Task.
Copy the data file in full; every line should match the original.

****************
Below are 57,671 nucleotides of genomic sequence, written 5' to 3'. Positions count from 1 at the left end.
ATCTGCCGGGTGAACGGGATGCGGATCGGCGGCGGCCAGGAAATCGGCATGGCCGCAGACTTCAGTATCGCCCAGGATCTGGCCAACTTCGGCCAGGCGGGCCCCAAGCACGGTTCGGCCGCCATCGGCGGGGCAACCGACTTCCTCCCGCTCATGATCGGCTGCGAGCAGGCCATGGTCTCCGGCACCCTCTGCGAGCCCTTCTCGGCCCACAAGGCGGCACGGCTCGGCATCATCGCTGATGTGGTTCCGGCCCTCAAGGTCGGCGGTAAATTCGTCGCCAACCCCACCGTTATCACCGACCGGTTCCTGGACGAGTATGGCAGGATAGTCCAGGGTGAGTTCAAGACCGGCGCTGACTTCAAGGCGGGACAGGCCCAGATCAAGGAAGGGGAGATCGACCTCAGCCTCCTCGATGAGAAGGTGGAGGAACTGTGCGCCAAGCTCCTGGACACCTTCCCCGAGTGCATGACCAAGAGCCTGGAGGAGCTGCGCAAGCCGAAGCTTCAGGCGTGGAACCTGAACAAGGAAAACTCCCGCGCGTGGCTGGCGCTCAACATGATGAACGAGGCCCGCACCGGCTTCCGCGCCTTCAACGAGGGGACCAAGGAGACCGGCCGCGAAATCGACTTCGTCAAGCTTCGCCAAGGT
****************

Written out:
Below are 57,671 nucleotides of genomic sequence, written 5' to 3'. Positions count from 1 at the left end.
ATCTGCCGGGTGAACGGGATGCGGATCGGCGGCGGCCAGGAAATCGGCATGGCCGCAGACTTCAGTATCGCCCAGGATCTGGCCAACTTCGGCCAGGCGGGCCCCAAGCACGGTTCGGCCGCCATCGGCGGGGCAACCGACTTCCTCCCGCTCATGATCGGCTGCGAGCAGGCCATGGTCTCCGGCACCCTCTGCGAGCCCTTCTCGGCCCACAAGGCGGCACGGCTCGGCATCATCGCTGATGTGGTTCCGGCCCTCAAGGTCGGCGGTAAATTCGTCGCCAACCCCACCGTTATCACCGACCGGTTCCTGGACGAGTATGGCAGGATAGTCCAGGGTGAGTTCAAGACCGGCGCTGACTTCAAGGCGGGACAGGCCCAGATCAAGGAAGGGGAGATCGACCTCAGCCTCCTCGATGAGAAGGTGGAGGAACTGTGCGCCAAGCTCCTGGACACCTTCCCCGAGTGCATGACCAAGAGCCTGGAGGAGCTGCGCAAGCCGAAGCTTCAGGCGTGGAACCTGAACAAGGAAAACTCCCGCGCGTGGCTGGCGCTCAACATGATGAACGAGGCCCGCACCGGCTTCCGCGCCTTCAACGAGGGGACCAAGGAGACCGGCCGCGAAATCGACTTCGTCAAGCTTCGCCAAGGT